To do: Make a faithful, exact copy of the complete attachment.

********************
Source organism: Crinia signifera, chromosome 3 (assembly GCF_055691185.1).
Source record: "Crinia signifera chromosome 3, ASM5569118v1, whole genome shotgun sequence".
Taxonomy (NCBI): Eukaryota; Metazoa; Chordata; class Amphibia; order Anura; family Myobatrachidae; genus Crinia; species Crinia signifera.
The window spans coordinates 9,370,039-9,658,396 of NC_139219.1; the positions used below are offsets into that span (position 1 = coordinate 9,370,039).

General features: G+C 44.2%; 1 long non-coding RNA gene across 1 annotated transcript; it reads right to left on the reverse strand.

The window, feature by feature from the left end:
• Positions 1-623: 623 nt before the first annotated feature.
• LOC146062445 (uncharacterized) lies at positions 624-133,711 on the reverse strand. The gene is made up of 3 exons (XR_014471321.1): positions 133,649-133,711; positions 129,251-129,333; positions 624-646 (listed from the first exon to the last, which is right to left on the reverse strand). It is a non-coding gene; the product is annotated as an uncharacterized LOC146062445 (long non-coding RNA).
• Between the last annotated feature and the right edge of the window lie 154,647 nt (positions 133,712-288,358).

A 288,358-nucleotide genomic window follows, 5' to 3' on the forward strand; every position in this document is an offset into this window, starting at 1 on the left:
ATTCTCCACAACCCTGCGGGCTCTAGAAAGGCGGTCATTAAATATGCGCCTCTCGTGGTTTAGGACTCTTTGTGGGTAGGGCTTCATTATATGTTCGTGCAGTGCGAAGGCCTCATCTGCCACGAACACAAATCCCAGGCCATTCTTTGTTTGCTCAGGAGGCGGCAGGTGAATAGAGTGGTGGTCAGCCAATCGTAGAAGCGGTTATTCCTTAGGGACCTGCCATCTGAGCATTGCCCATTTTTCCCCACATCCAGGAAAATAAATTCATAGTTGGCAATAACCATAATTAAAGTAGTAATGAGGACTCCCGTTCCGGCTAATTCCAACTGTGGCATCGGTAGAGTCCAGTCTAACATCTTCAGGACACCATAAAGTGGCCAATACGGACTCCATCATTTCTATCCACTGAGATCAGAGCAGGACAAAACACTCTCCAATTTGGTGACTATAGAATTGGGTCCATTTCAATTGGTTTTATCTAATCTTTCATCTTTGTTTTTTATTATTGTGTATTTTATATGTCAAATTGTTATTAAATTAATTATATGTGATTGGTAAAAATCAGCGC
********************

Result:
Source organism: Crinia signifera, chromosome 3 (assembly GCF_055691185.1).
Source record: "Crinia signifera chromosome 3, ASM5569118v1, whole genome shotgun sequence".
Taxonomy (NCBI): Eukaryota; Metazoa; Chordata; class Amphibia; order Anura; family Myobatrachidae; genus Crinia; species Crinia signifera.
The window spans coordinates 9,370,039-9,658,396 of NC_139219.1; the positions used below are offsets into that span (position 1 = coordinate 9,370,039).

General features: G+C 44.2%; 1 long non-coding RNA gene across 1 annotated transcript; it reads right to left on the reverse strand.

The window, feature by feature from the left end:
• Positions 1-623: 623 nt before the first annotated feature.
• LOC146062445 (uncharacterized) lies at positions 624-133,711 on the reverse strand. The gene is made up of 3 exons (XR_014471321.1): positions 133,649-133,711; positions 129,251-129,333; positions 624-646 (listed from the first exon to the last, which is right to left on the reverse strand). It is a non-coding gene; the product is annotated as an uncharacterized LOC146062445 (long non-coding RNA).
• Between the last annotated feature and the right edge of the window lie 154,647 nt (positions 133,712-288,358).

A 288,358-nucleotide genomic window follows, 5' to 3' on the forward strand; every position in this document is an offset into this window, starting at 1 on the left:
ATTCTCCACAACCCTGCGGGCTCTAGAAAGGCGGTCATTAAATATGCGCCTCTCGTGGTTTAGGACTCTTTGTGGGTAGGGCTTCATTATATGTTCGTGCAGTGCGAAGGCCTCATCTGCCACGAACACAAATCCCAGGCCATTCTTTGTTTGCTCAGGAGGCGGCAGGTGAATAGAGTGGTGGTCAGCCAATCGTAGAAGCGGTTATTCCTTAGGGACCTGCCATCTGAGCATTGCCCATTTTTCCCCACATCCAGGAAAATAAATTCATAGTTGGCAATAACCATAATTAAAGTAGTAATGAGGACTCCCGTTCCGGCTAATTCCAACTGTGGCATCGGTAGAGTCCAGTCTAACATCTTCAGGACACCATAAAGTGGCCAATACGGACTCCATCATTTCTATCCACTGAGATCAGAGCAGGACAAAACACTCTCCAATTTGGTGACTATAGAATTGGGTCCATTTCAATTGGTTTTATCTAATCTTTCATCTTTGTTTTTTATTATTGTGTATTTTATATGTCAAATTGTTATTAAATTAATTATATGTGATTGGTAAAAATCAGCGC